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SUPREME COURT OF MISSOURI en banc STATE ex rel. JANSSEN PHARMACEUTICALS, INC., JOHNSON & JOHNSON, AND JANSSEN RESEARCH & DEVELOPMENT, LLC, Relators, v. THE HONORABLE MICHAEL NOBLE, Respondent. ) ) ) ) ) ) ) ) ) ) ) ) ) ) Opinion issued December 22, 2020 No. SC98222 ORIGINAL PROCEEDING IN PROHIBITION Various plaintiffs, some claiming injury in the City of St. Louis and others asserting injury elsewhere, brought this action against Janssen Pharmaceuticals, Johnson & Johnson, and Janssen Research & Development (the “pharmaceutical companies”) in the Circuit Court of the City of St. Louis. The pharmaceutical companies seek a writ of prohibition preventing the circuit court from allowing the claims of those injured outside of the City of St. Louis to be tried there. The pharmaceutical companies further ask this Court to require transfer of those claims. As reaffirmed in this Court’s recent decision of State ex. rel Johnson & Johnson v. Burlison, 567 S.W.3d 168 (Mo. banc 2019), permissive joinder under Rule 52.05(a) cannot create venue in an otherwise improper forum. Further, under the facts of this case, recently enacted section 508.013.1 1 is inapplicable because a trial date, as contemplated by the statute, was not set prior to February 13, 2019, to begin on or before August 28, 2019. For these reasons, the circuit court abused its discretion by refusing to transfer the claims of those injured outside of the City of St. Louis. This Court makes permanent its preliminary writ of prohibition. Background On May 8, 2015, 68 plaintiffs filed an action in the Circuit Court of the City of St. Louis against the pharmaceutical companies, stating various causes of action arising from the sale and use of Risperdal, a prescription drug. The petition contained the following theories: 1) negligence; 2) fraud; 3) strict product liability for failure to warn; 4) strict product liability for design defect; 5) breach of express warranty; 6) breach of implied warranty; and 7) unfair and deceptive trade practices. Five days later, a jury trial was initially set for April 18, 2016. The pharmaceutical companies filed a motion to dismiss, based on improper venue and forum non conveniens, for all plaintiffs not injured in the City of St. Louis. Alternatively, the pharmaceutical companies asked the circuit court to transfer those claims to proper venues. Subsequently, 10 individuals voluntarily dismissed their claims. Of the remaining plaintiffs, only one, Treyvon Johnson, was purportedly injured in the City of St. Louis. Two other plaintiffs, Ryan Shelton and Jacob Simms, alleged injury in other Missouri 1 All statutory references are to RSMo Supp. 2019, unless otherwise provided. 2 counties. 2 The circuit court considered and overruled the pharmaceutical companies’ motion. After the motion was overruled, this Court handed down Johnson & Johnson. In light of that opinion, the pharmaceutical companies sought reconsideration of the motion to dismiss or, alternatively, transfer. The circuit court overruled the motion, finding this case was factually distinguishable from Johnson & Johnson. All out-of-state plaintiffs ultimately consented to transfer of their claims to St. Louis County, where one of the pharmaceutical companies’ registered agents is located. The circuit court ordered transfer of all claims other than those of the plaintiffs who were injured in Missouri—Johnson, Shelton, and Simms. Because the injuries of Shelton and Simms allegedly occurred in Missouri counties other than the City of St. Louis, the pharmaceutical companies filed a petition for a writ of prohibition or mandamus, asking that those claims be prevented from continuing in the City of St. Louis and be transferred. The court of appeals denied the petition. This Court subsequently issued a preliminary writ of prohibition. The pharmaceutical companies now seek a permanent writ. Jurisdiction and Standard of Review This Court has the power to issue and determine original remedial writs. Mo. Const. art. V, sec. 4.1. “Prohibition is a discretionary writ that only issues to prevent an abuse of judicial discretion, to avoid irreparable harm to a party, or to prevent exercise of extrajurisdictional power.” State ex rel. Schwarz Pharma, Inc. v. Dowd, 432 S.W.3d 764, 2 Shelton and Simms were supposedly harmed in St. Louis County and Dunklin County, respectively. All other plaintiffs claimed injury in a different state. 3 768 (Mo. banc 2014). Extraordinary writs can be used to remedy improper venue decisions before a case is resolved. State ex rel. Zellers v. Stacey, 583 S.W.3d 436, 438 (Mo. banc 2019). Analysis The pharmaceutical companies argue transfer of Shelton’s and Simms’s claims is required, as venue is improper in the City of St. Louis. Specifically, the pharmaceutical companies argue the only basis for venue regarding Shelton’s and Simms’s claims is joinder with Johnson’s claim, which was properly brought in the City of St. Louis. Rule 51.01 and this Court’s precedent foreclose that method of venue creation. 3 Rule 51.01 provides, “These Rules shall not be construed to extend or limit the jurisdiction of the courts of Missouri, or the venue of civil actions therein.” This Court reaffirmed Rule 51.01 in Johnson & Johnson. The plaintiff there joined an action in the City of St. Louis, alleging various claims arising out of his wife’s death. Johnson & Johnson, 567 S.W.3d at 169-70. While the plaintiff’s wife was allegedly injured in St. Louis County and the applicable statute provided that venue lies in the place of injury, the plaintiff contended venue was proper in the City of St. Louis based on joinder with other claims that had proper venue in the City of St. Louis. Id. at 171-73. This Court, however, plainly stated: 3 The pharmaceutical companies further contend transfer must occur based on section 508.010.10, RSMo Supp. 2014, because the circuit court denied the motion to transfer more than 90 days after filing. Although more than 90 days elapsed between filing of the motion and its adjudication, this argument need not be addressed because the pharmaceutical companies’ other claim is dispositive. 4 Whether joinder is justified by Rule 52.05 (parties), Rule 55.06 (claims), or any other court rule, Rule 51.01 prohibits extending venue, beyond statutory venue constraints, pursuant to any of the Missouri Rules of Civil Procedure, and it does not matter if the separate claims were brought by multiple plaintiffs against a single defendant, a single plaintiff against multiple defendants, or even a single plaintiff against a single defendant. Id. at 174-75. The plaintiff’s claim was ultimately transferred because permissive joinder under Rule 52.05(a) could not create venue where it otherwise would be improper. Id. at 175. Section 508.010.4, RSMo Supp. 2014, which dictated the proper venue in Johnson & Johnson, also applies here. That subsection provides that “in all actions in which there is any count alleging a tort and in which the plaintiff was first injured in the state of Missouri, venue shall be in the county where the plaintiff was first injured by the wrongful acts or negligent conduct alleged in the action.” In this case, much like the plaintiff’s claim in Johnson & Johnson, both Shelton and Simms allege injuries occurring outside of the City of St. Louis, and venue for their claims is based on joinder with a claim properly brought in that forum. As this Court previously held, venue cannot be created through permissive joinder. The circuit court attempted to distinguish Johnson & Johnson by noting an immaterial factual difference, namely that the plaintiff’s claim in Johnson & Johnson was designated for a separate trial, but no claims have been divided here. Because such a distinction was not necessary for the holding in that case, this Court finds no need to create one now. Johnson & Johnson is directly on point. 5 The plaintiffs, on behalf of the circuit court, cite a recently enacted statute, however, to argue Johnson & Johnson is inapplicable. Section 508.013.1, 4 which has been in force for just more than a year, states: The provisions of sections 507.040, 507.050, 508.010, 508.012, and 537.762 shall apply to any action filed after February 13, 2019. A plaintiff who is a resident of Missouri and who has a case that: (1) Is pending in a court in this state as of February 13, 2019; (2) Has proper jurisdiction in this state; and (3) Has or had been set at any time prior to February 13, 2019, for a trial date beginning on or before August 28, 2019, may continue to trial in the venue as filed. The plaintiffs argue all requirements of section 508.013.1 are met. Specifically, they contend: 1) all remaining plaintiffs are Missouri residents; 2) the case was pending in the City of St. Louis as of February 13, 2019; 3) the parties do not dispute that the Circuit Court of the City of St. Louis has jurisdiction; and 4) the action, prior to February 13, 2019, was set for a trial date beginning before August 28, 2019. As a result, the plaintiffs posit, Johnson & Johnson does not apply, 5 and the claims can proceed in the City of St. Louis. 4 At oral argument, the parties briefly addressed, for the first time, the constitutional validity of this statute. An appellate court will not consider arguments not raised in a party’s brief. Rule 84.13(a); see also Franklin Farms, LLC v. N. Am. Auction Co., 554 S.W.3d 497, 499 n.2 (Mo. App. 2018). The constitutional validity of this statute was not briefed, so this Court will not address the issue. 5 Section 508.013.1 arguably prevents the application of Johnson & Johnson for two reasons. First, the statute states section 507.040.2, which expressly adopts this Court’s holding in Johnson & Johnson as it relates to joinder and venue, is inapplicable. Second, the new law provides the statute underlying the venue analysis in Johnson & Johnson, section 508.010.4, RSMo Supp. 2014, no longer governs. 6 Assuming section 508.013.1 governs, 6 the requirements are not satisfied because a trial date, as contemplated by the statute, has not been set. Local Rule 6.2.1 of the Twenty-Second Judicial Circuit, the circuit embracing the City of St. Louis, provides, “After filing, the clerk shall assign each case triable by a jury to Division 1. Thereafter, the presiding judge shall place each such case on the Division 1 trial calendar and assign such cases to general divisions for trial when appropriate.” The Twenty-Second Judicial Circuit’s Docket Procedures further state, “Within 30 days of filing, a circuit civil case is assigned to Division 1, designated as a track 1 or track 2 case and scheduled on an initial trial docket according to the trial readiness time periods prescribed by Local Rule 31.” (Emphasis added). 7 Together, these local practices indicate civil cases are set on an ambitious, initial trial docket in Division 1 within 30 days of the case’s filing. Division 1 typically does not hear or try the case. Rather, when a case is deemed ready for an actual trial, the presiding judge assigns it to a general trial division within the circuit. Here, April 18, 2016, was the date indicated on the initial trial docket, without input from the parties. 6 The pharmaceutical companies argue section 508.013.1 does not govern because it applies prospectively. Although statutes generally apply prospectively, when “legislative intent that [the statute] be given retroactive operation clearly appears from the express language of the act or by necessary or unavoidable implication[,]” this rule is overcome. Lincoln Credit Co. v. Peach, 636 S.W.2d 31, 34 (Mo. banc 1982). Here, retroactive operation is shown by necessary or unavoidable implication because of the dates set out in the section. Only cases pending before February 13, 2019, and set for trial before August 28, 2019, are eligible for statutory protection. Because these dates fall on or before the effective date of the statute, the law must apply retroactively. 7 All cases filed in the City of St. Louis are designated as a track one, two, or three case. Local Rule 31.1. Most cases are assigned to track one, but certain actions, including products liability cases, are designated as track two cases. Local Rule 31.2. Track two cases are to be “ready for trial 370 days from the date of filing.” Local Rule 31.5. 7 This date came less than one year after the action was commenced. Further, the setting was made automatically, likely by someone other than the judge anticipated to preside over the trial, five days after the petition was filed, one day after the summonses had been issued, and before the defendants were served. 8 Automatic placement on the initial trial docket indicated this date was to serve as a preliminary placeholder, rather than an actual trial date as contemplated by the statute. 9 The legislature passed section 508.013.1 in May 2019, a few months after this Court decided Johnson & Johnson. 10 The new law went into effect August 28, 2019. The legislature clearly intended the statute to allow cases pending as of February 2019, with trial set to begin on or before the statute’s effective date, to continue in the original venue, even though venue was improper pursuant to Johnson & Johnson. The change in law was meant to permit cases on the eve of trial to go forward in an improper forum without being forced to transfer to a proper county, which would likely cause further case delays. Although the facts of this case fit into the timeline set out in section 508.013.1, the aspirational setting on the initial trial docket was not an actual trial setting. At the time this date was set, the litigation was at an early stage, with defendants unserved and 8 At this early stage in the litigation, it is highly unlikely a mass tort case, such as this one with 68 plaintiffs, would be ready for trial on the placeholder date set. It is highly unlikely the parties could effectuate service, retain experts, conduct discovery, and complete other pretrial matters— in short, completely prepare the case for trial—in less than one year. In fact, that did not occur here. 9 The mass calendaring system used by the Twenty-Second Judicial Circuit helps track and keep cases moving. 10 Johnson & Johnson was handed down February 13, 2019. 8 discovery not initiated. To date, the case remains at a preliminary phase, with no discovery completed and the case nowhere near ready for trial. Requiring a transfer of venue in this case does not risk a last-minute trial delay, which would jeopardize judicial efficiency and lead to countless hours of additional litigation. The requirement of a trial setting as found in section 508.013.1 is not met under these facts. Johnson & Johnson controls and requires transfer of Shelton’s and Simms’s claims. Conclusion Based on this Court’s recent holding in Johnson & Johnson, Rule 52.05(a) cannot be used to confer venue in a forum that is otherwise improper. Additionally, newly enacted section 508.013.1 does not alter the result on these facts, as a trial date within the meaning of the statute was not set prior to February 13, 2019, to begin on or before August 28, 2019. The circuit court’s failure to transfer the claims of those injured outside of the City of St. Louis was an abuse of discretion. This Court makes permanent its preliminary writ of prohibition. ______________________________ Mary R. Russell, Judge Powell, Breckenridge, Stith, and Fischer, JJ., concur; Wilson, J., dissents in separate opinion filed; Draper, C.J., dissents without opinion. 9 SUPREME COURT OF MISSOURI en banc STATE ex rel. JANSSEN PHARMACEUTICALS, INC., JOHNSON & JOHNSON, AND JANSSEN RESEARCH & DEVELOPMENT, LLC, Relators, v. THE HONORABLE MICHAEL NOBLE, Respondent. ) ) ) ) ) ) ) ) ) ) ) ) ) ) No. SC98222 DISSENTING OPINION The principal opinion determines this case does not qualify for the safe harbor provision of section 508.013.1, RSMo Supp. 2019, because the original trial date in this case of April 18, 2016, was “aspirational,” “highly unlikely,” and does not now appear to have been reasonably achievable when set. But the plain language of the statute requires only that the action have had a trial date beginning on or before August 28, 2019. This case did.1 Section 508.013.1(3) does not say the trial date had to have been “practical,” 1 The principal opinion suggests that the April 18, 2016, trial date may have been generated automatically or set by someone other than the judge. Slip op. at 8. Of course, a trial date can be “reasonable,” or “likely.” When construing a statute, “courts cannot ‘add statutory language where it does not exist’; rather, courts must interpret ‘the statutory language as written by the legislature.’” Peters v. Wady Indus., Inc., 489 S.W.3d 784, 792 (Mo. banc 2016) (quoting Frye v. Levy, 440 S.W.3d 405, 424 (Mo. banc 2014)). Accordingly, the preliminary writ in this case should be quashed. ______________________________ Paul C. Wilson, Judge set only by a judge to whom the case was assigned at the time the date was set. Had it been set by a clerk or automatically by the case management system, there would have been no trial date set and the safe harbor in section 508.013.1 would not be met. But, as the principal opinion points out, Local Rule 6.2.1 in the Twenty-Second Circuit plainly provides that all cases triable to a jury are to be assigned to the presiding judge and that this judge is to set the original trial date. Relators fail to demonstrate this local rule was not followed and, therefore, have failed to establish grounds for a permanent writ of prohibition. 2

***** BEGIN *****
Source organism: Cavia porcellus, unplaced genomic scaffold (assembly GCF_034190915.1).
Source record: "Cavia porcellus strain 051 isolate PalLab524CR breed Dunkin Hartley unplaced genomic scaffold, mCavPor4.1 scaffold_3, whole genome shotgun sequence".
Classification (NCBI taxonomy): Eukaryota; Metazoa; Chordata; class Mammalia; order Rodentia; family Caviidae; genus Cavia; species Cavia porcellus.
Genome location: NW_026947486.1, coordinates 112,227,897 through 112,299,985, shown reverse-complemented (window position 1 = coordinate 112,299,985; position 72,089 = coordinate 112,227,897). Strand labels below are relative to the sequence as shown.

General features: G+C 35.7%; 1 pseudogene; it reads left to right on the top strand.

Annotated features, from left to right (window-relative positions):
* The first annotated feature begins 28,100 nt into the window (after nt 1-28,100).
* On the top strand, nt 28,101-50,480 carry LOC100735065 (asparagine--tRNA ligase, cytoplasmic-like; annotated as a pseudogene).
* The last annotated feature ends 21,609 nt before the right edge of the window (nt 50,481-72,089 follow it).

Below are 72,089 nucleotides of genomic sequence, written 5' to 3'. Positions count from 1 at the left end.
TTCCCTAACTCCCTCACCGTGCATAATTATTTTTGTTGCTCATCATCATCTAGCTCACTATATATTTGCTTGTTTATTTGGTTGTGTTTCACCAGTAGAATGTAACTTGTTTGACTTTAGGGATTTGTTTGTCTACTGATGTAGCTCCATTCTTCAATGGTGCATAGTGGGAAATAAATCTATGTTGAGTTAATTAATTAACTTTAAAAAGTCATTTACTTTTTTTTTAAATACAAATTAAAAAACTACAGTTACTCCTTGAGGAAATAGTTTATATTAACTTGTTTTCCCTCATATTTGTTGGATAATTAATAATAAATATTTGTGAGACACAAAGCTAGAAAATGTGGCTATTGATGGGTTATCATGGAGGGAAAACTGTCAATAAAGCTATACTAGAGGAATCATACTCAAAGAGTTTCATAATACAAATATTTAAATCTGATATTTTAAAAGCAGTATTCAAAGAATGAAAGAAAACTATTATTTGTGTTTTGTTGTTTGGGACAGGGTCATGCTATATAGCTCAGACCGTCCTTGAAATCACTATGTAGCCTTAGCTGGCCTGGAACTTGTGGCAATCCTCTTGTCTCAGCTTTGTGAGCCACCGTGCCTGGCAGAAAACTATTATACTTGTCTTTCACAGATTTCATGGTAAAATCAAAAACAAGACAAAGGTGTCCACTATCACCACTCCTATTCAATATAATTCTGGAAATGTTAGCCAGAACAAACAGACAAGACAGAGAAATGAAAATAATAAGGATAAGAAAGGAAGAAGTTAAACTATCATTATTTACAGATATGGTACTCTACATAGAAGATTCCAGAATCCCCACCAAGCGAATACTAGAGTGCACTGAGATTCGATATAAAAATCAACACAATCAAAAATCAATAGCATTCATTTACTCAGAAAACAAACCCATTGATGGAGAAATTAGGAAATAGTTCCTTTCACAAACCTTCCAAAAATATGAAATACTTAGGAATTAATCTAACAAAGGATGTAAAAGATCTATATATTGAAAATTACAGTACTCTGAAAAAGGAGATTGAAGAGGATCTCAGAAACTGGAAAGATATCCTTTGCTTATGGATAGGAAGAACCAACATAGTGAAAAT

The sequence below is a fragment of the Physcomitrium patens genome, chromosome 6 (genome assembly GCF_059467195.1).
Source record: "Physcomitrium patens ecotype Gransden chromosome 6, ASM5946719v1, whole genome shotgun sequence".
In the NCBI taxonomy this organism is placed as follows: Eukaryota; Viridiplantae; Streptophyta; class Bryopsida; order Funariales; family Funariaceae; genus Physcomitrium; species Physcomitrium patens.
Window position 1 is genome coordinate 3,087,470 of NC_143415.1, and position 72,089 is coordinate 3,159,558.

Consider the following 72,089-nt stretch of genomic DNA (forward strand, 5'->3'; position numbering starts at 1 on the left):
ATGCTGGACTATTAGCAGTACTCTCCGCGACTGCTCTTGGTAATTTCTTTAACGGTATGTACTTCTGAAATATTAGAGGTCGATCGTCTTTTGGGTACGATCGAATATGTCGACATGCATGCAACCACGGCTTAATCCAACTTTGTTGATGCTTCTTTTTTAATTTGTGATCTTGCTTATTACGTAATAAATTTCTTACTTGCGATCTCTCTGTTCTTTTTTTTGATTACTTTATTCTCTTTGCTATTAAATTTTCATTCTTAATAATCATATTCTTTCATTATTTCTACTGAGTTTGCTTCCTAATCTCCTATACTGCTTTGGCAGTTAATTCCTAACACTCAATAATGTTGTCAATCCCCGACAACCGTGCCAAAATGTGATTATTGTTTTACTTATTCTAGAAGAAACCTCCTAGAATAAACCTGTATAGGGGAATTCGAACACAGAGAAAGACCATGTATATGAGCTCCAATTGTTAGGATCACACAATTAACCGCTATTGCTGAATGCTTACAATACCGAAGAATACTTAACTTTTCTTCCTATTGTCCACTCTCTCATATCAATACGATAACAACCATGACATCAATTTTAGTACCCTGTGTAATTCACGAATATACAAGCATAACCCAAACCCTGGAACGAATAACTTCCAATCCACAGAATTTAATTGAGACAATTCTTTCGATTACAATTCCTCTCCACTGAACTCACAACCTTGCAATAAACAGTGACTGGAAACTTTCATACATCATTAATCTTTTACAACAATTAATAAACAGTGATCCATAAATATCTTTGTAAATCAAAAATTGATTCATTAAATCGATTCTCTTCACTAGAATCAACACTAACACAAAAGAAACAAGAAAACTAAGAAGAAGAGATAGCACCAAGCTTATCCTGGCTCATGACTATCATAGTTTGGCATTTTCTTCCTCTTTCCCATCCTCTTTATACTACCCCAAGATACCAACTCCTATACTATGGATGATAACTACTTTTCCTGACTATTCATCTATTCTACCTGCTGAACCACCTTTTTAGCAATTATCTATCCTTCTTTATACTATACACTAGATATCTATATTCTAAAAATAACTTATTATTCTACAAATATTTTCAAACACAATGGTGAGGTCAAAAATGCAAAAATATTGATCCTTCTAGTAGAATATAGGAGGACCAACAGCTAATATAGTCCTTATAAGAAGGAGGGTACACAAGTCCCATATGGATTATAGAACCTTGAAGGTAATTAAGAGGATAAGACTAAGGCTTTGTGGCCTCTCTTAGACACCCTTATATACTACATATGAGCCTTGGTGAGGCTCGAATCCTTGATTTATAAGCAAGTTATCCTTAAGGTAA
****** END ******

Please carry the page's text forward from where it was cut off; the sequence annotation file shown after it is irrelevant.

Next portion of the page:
Primary Holding
The Supreme Court issued a writ of prohibition preventing the circuit court from allowing Plaintiffs' claims against Janssen Pharmaceuticals, Johnson & Johnson, and Janssen Research & Development (collectively, Defendants) in the Circuit Court of the City of St. Louis, holding that the circuit court abused its discretion by refusing to transfer the claims of those injured outside of the City.